In FIX.5, Header now has 5 mandatory fields:

  • existing — BeginString(8), BodyLength(9), MsgType(35)
  • new — SenderCompId(49), TargetCompId(56)

Some applications also require MsgSeqNo(34) and SendingTime(52), but these are unrelated to FIX.5

Note BeginString actually look like “8=FIXT1.1

[1] FIX Session layer will utilize a new version moniker of “FIXTx.y”

FIX over non-TCP

based on…

Background — The traditional FIX transport is naked TCP. I think naked TCP is most efficient.


Some adaptations of FIX can use messaging queue or web services. I think these are built on top of TCP.

MOM would add latency.


FIX is traditionally used for trading. In contrast, (high volume) market data usually go over multicast for efficency. However, there are now  adaptations (like FAST FIX) to send market data over multicast.

checksum(Tag 10) value is ascii asserts the value has 3 characters, always unencrypted.

In contrast, some non-FIX protocols use an int16 binary integer, which is more efficient.

However, very few protocols would use 10 bits to represent a 3-digit natural number. The only usage I can imagine is a bit-array like 24 bits used to combine 5 different fields, so bit 0 to 9 could be clientId…

SOH can be embedded in binary field value

Usually, a FIX tag/value “field” is terminated by the one-byte SOH character, but if the value is binary, then SOH can be embedded in it at the beginning or the END (resulting in two SOH in a row?)… confirms SOH can be embedded. says in a binary field, there must be a length

FIX heartBtInt^TCP keep-alive^xtap inactivity^MSFilter hearbeat

When either end of a FIX connection has not sent any data for [HeartBtInt] seconds, it should transmit a Heartbeat message. This is first layer of defense.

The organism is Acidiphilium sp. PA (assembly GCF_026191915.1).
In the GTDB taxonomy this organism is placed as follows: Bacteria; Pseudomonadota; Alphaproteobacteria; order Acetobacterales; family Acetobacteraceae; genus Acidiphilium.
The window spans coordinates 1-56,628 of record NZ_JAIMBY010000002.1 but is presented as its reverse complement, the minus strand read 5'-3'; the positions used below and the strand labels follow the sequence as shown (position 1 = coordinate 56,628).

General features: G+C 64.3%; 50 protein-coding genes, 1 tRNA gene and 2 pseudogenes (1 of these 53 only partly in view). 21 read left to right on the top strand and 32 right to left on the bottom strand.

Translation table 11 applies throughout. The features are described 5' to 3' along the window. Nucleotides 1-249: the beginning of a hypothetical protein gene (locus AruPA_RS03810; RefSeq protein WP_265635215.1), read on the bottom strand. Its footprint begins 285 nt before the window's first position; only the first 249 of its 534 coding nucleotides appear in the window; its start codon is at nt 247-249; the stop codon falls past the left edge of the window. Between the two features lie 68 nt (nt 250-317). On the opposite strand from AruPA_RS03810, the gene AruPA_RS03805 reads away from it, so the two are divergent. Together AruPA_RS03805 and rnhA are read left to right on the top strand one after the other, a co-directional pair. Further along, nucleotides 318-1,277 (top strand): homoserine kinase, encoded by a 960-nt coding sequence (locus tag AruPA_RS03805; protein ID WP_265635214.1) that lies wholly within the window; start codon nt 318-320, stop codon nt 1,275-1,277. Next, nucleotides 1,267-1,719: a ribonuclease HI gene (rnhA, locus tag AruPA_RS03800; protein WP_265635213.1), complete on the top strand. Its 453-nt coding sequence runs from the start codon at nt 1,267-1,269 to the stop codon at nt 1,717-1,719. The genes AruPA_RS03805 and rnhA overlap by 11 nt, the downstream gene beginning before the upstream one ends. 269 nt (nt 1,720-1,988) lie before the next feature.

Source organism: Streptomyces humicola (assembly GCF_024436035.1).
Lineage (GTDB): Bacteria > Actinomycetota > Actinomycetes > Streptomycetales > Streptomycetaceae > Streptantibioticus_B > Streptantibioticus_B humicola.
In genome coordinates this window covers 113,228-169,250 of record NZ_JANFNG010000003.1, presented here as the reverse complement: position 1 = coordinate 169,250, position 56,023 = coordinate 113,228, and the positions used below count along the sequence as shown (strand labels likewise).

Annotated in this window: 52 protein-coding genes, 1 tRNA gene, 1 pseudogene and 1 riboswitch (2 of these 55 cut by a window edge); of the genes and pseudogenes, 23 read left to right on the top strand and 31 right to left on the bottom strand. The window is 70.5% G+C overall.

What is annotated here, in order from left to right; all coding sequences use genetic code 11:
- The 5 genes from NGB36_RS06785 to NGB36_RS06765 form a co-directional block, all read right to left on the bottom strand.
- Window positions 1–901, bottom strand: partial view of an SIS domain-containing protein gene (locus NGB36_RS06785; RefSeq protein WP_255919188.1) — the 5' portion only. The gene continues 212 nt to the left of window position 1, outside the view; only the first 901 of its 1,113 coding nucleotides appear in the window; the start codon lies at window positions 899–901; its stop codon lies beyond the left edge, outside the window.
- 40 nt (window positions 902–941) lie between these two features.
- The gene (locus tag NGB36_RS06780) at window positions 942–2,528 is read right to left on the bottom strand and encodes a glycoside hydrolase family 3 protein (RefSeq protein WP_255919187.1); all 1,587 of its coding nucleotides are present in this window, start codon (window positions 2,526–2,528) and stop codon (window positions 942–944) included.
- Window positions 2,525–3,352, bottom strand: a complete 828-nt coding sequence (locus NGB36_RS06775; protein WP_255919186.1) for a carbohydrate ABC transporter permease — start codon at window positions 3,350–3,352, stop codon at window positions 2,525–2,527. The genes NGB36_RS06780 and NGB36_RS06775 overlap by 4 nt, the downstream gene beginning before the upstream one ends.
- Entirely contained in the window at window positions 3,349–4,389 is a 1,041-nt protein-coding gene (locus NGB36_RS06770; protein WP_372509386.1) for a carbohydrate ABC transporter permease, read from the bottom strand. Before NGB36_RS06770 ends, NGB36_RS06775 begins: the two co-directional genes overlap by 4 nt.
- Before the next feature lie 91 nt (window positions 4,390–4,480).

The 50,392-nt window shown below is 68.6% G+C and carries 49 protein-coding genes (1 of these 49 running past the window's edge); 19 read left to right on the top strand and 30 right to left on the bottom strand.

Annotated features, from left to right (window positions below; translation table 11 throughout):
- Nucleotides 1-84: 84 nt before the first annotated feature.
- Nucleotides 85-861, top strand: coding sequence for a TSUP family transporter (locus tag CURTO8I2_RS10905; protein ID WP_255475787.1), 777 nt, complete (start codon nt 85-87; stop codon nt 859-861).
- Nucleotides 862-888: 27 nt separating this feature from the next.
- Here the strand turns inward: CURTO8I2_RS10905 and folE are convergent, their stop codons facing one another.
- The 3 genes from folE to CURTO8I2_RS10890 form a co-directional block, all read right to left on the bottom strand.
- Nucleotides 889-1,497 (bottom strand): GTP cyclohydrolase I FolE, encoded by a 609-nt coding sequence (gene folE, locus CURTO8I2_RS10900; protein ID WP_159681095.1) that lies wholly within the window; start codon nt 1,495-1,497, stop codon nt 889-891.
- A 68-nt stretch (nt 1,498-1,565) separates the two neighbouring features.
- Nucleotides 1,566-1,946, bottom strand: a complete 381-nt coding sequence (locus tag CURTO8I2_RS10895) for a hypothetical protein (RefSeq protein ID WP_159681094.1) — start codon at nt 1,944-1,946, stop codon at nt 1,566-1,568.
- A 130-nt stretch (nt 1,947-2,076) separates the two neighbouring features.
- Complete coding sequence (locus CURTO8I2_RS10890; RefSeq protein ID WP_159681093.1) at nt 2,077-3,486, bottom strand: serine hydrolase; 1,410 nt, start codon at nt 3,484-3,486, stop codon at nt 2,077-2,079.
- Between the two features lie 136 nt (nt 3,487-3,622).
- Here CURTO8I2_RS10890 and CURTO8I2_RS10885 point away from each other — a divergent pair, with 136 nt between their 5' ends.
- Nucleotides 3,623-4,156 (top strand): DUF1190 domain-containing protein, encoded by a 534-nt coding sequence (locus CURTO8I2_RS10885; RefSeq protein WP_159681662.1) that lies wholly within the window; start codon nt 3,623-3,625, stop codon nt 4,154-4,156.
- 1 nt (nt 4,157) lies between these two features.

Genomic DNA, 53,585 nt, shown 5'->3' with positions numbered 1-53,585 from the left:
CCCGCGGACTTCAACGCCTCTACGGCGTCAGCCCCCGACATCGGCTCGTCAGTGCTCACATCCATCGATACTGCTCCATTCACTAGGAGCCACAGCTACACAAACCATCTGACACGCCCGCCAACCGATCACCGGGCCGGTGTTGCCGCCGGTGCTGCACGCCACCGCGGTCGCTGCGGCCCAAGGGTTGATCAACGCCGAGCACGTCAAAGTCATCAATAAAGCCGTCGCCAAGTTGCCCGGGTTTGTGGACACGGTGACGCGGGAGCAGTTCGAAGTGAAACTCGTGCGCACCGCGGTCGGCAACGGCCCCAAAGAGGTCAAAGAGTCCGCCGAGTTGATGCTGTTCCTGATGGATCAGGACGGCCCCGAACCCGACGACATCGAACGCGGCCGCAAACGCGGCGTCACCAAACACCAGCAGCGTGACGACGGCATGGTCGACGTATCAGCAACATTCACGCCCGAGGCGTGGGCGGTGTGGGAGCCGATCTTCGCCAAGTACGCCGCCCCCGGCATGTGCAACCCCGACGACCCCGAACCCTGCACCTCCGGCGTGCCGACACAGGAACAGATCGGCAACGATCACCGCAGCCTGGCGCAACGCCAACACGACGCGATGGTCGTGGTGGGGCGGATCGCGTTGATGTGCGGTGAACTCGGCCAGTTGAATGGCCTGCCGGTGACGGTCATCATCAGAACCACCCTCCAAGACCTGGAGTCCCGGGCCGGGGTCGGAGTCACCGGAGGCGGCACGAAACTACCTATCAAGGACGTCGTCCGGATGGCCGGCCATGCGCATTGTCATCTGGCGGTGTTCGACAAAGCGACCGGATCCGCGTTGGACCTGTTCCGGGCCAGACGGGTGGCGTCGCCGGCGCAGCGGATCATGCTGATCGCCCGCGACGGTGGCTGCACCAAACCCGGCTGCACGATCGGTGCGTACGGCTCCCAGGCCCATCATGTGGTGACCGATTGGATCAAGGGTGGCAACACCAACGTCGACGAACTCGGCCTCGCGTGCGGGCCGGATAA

When either end of the connection has not received any data for (HeartBtInt + “some reasonable transmission lag”) seconds, it will send a TestRequest probe message to verify the connection. This is 2nd layer of defense. If there is still no message received after (HeartBtInt + “some reasonable transmission lag”) seconds then the connection should be considered lost.

Heartbeats issued as a response to TestRequest must contain the TestReqID transmitted in the TestRequest. This is useful to verify that the Heartbeat is the result of the TestRequest and not as the result of a HeartBtInt timeout. If a response doesn’t have the expected TestReqId, I think we shouldn’t ignore it. If everyone were to ignore it, then TestReqId would be a worthless feature added to FIX protocol.

FIX clients should reset the heartbeat interval timer after every transmitted message (not just heartbeats).

TCP keep-alive is an optional, classic feature.

Xtap also has an “inactivity timeout”. Every incoming exchange message (including heartbeats) is recognized as “activity”. 60 sec of Inactivity triggers an alert in the log, the log watchdog…

MS Filter framework supports a server-initiated heartbeat, to inform clients that “i’m alive”.  An optional feature — heartbeat msg can carry an expiration value a.k.a dynamic frequency value like “next heartbeat will arrive in X seconds”.